Truth told, river views would still factor; just in a most rural not swanky setting. Our current digs do overlook the estuary of the mighty Shannon which centuries ago Viking long ships rowed up to invade central Ireland. Whilst awaiting my very current Nordic hifi invaders, let's revisit stereo 2.1 basics. Why not get full-range towers and be done with two passive boxes? Rooms dominate sub 200Hz performance. It's why bass is the least predictable potentially most conflicted parameter of speakerdom. It propagates omnidirectional to play three-dimensional snookers with all our surfaces. That means at minimum four walls plus floor plus ceiling plus hard reflective furnishings. Room geometry is defined by length, width and height which creates standing waves between the side walls, front to rear walls, floor to ceiling and corner-to-corner diagonals. When triggered, frequencies correlating to those distances cause annoying boom notes. Bigger passive tower speakers tend to have very few spot options to go in. Their bass response is a crap shot and sorrily non-adjustable. If our low end is too dominant or lumpy, we can't attenuate or linearize it. Meanwhile small stand mounts are cosmetically more tolerant in more varied locations. They give us more placement options for better results. For best free-space soundstaging, they can also be easily moved out for serious listening then parked back against a wall for a family-friendly outa sight. Being smaller, their cabinet panels are shorter so more easily braced. That means less box talk; or less money spent on squelching it.

At its most basic, separate active bass allows independent placement plus volume control over it. Many modern subs add comprehensive EQ facilities to further tune their bass to your room. And because their woofer only does bass with naught ambitions at midrange or smooching a tweeter, it becomes a specialized bass weapon. Compare a sub's woofer with a standard passive 3-way's. The difference is obvious. One is a wimpy pocket knife, the other a macho machete. Compare today's 4" mid/woofer to the 9.5" or 15" woofers in our subs. Pocket knife devolves to paper cut. We're not even in the same universe.

Diamond drivers excepted, the most expense thing in a passive loudspeaker tends to be the pursuit of extra bass cycles; plus the burden that puts on quieting an enclosure shared with midrange and tweeter. Look at the floorstanding lineup in a speaker catalogue. The main or only thing to change is the size and/or number of woofers; the size/weight of the box; and disproportionally higher pricing. In trade one goes from (cough) 40Hz to 33Hz to 28Hz. That's not even an octave's worth of extra bandwidth. Yet the ask could triple or quadruple; for a few more lousy low notes. A quality subwoofer will be far more cost-effective, buy greater reach and power, use a superior bass driver and routinely include adjustments well beyond phase, volume and low pass. That being so, the smart money combines a sub with small monitors whose cut-off the sub reaches easily.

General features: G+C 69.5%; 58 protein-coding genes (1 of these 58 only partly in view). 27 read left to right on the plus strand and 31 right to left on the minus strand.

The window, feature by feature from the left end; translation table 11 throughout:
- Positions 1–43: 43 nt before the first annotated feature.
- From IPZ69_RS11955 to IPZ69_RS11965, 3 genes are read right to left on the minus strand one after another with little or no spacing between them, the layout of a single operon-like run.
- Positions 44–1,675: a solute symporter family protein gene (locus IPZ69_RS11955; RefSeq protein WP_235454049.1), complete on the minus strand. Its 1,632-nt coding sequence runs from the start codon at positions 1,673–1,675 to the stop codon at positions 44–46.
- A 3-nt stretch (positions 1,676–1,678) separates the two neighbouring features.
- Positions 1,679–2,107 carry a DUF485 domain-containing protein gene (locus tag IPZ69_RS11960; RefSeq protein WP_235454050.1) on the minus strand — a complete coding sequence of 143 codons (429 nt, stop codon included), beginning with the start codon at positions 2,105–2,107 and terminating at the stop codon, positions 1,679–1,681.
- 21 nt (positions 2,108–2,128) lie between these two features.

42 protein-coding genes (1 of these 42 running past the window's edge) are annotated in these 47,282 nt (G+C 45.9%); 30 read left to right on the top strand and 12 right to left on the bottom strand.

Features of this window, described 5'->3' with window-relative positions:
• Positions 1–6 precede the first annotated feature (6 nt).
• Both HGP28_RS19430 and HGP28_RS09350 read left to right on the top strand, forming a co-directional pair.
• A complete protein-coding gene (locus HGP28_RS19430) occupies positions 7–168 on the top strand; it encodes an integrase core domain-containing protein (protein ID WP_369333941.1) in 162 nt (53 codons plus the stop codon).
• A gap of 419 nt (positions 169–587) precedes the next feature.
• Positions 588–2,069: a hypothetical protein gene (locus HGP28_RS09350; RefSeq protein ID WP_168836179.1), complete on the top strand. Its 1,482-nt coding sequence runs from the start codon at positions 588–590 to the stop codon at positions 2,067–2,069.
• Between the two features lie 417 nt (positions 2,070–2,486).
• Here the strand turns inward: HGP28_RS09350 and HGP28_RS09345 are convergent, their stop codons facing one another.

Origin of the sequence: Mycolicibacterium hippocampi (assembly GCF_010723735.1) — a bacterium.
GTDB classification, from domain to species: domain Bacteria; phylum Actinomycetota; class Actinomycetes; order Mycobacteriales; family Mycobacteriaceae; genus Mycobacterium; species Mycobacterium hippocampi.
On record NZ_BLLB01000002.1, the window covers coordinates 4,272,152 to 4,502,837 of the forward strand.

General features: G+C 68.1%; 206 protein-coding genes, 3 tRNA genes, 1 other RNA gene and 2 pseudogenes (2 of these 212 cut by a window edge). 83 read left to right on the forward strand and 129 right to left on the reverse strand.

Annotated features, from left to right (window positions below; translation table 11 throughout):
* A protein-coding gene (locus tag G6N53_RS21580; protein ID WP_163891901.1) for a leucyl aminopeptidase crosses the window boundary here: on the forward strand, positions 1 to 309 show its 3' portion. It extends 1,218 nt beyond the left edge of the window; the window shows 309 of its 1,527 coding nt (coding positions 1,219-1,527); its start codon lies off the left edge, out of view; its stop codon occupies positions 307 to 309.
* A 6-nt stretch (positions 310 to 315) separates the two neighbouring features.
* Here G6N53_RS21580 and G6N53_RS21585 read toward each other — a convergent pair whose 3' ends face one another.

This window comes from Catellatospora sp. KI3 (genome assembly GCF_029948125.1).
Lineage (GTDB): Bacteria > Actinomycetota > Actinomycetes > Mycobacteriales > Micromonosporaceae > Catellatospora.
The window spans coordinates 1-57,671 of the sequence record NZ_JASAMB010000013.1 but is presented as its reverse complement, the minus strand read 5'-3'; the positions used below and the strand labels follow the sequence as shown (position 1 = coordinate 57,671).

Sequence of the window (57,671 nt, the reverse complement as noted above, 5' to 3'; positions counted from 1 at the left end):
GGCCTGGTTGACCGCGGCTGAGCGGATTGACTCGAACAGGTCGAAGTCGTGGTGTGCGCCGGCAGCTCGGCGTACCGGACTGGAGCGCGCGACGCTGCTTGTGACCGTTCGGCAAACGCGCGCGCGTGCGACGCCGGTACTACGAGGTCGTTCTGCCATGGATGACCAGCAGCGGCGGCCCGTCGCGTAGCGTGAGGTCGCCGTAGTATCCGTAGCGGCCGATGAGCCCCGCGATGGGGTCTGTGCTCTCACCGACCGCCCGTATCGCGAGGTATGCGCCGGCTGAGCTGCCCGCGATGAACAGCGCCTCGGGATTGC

Phase-linear active hi/lo-pass crossover for subwoofer integration planned for Acelec.

Any good 2-way monitor makes 70Hz at -3dB. Implement an external active analog 80Hz hi/lo-pass and enjoy phase-consistent continuity¹. At that frequency you won't localize a mono sub. As shown above, my upstairs sub sits against the left front wall 86cm closer to my seat than those tiny 4" isobaric 2-ways from Korea. That offsets the Dynaudio's 2.5ms digital latency for proper time alignment. Downstairs the sub is fully passive. I drive it through an external 80Hz low pass via a Kinki Studio EX-M1. That's a 200wpc class A/B lateral Mosfet high-bandwidth integrated so superior to virtually all plate amps. It also adds remote volume in ¼dB steps. With no latency, the sub can sit centerstage right between the speakers. In neither setup can my ears point at where low bass originates. Having owned numerous passive 3-way or 4-way towers over the past two decades, my conclusion is that a properly integrated 2.1 system is the most cost-effective best performing speaker solution for normal to smaller rooms. It just relies on filtering both sub and mains. Here is more about that.

¹ From Cees Ruijtenberg of Sonnet/Acelec: "There's more about our design which I think is important. Suppose the satellite has a natural 12dB/oct. roll-off because it's a sealed box. With a 24dB -6dB Linkwitz approximation, the behavior of the satellite will be almost the same as a 6th order 36dB/oct. slope. This is actually a mismatch and will be less of a problem when coupling a woofer to a midrange as there is more overlap. If we want a true 24dB slope for this satellite, we will have to use a 12dB high pass in front of it. What we have done for our external xover is build in a simulated slope, about the same as most small satellites (in our case we can do this exactly for our own Model One). The result is that the total filter with its high and low outputs gives a signal with a pure phase sum assuming woofer and satellites are in line. You can calculate such a thing by comparing the amplitude and phase of the input signal with the sum of both outputs. If you look at most small speakers, aiming for 60Hz at -6dB seems most realistic. It's why we have a switch for 2nd and 4th-order attenuation on our high pass. It accommodates both sealed and ported designs.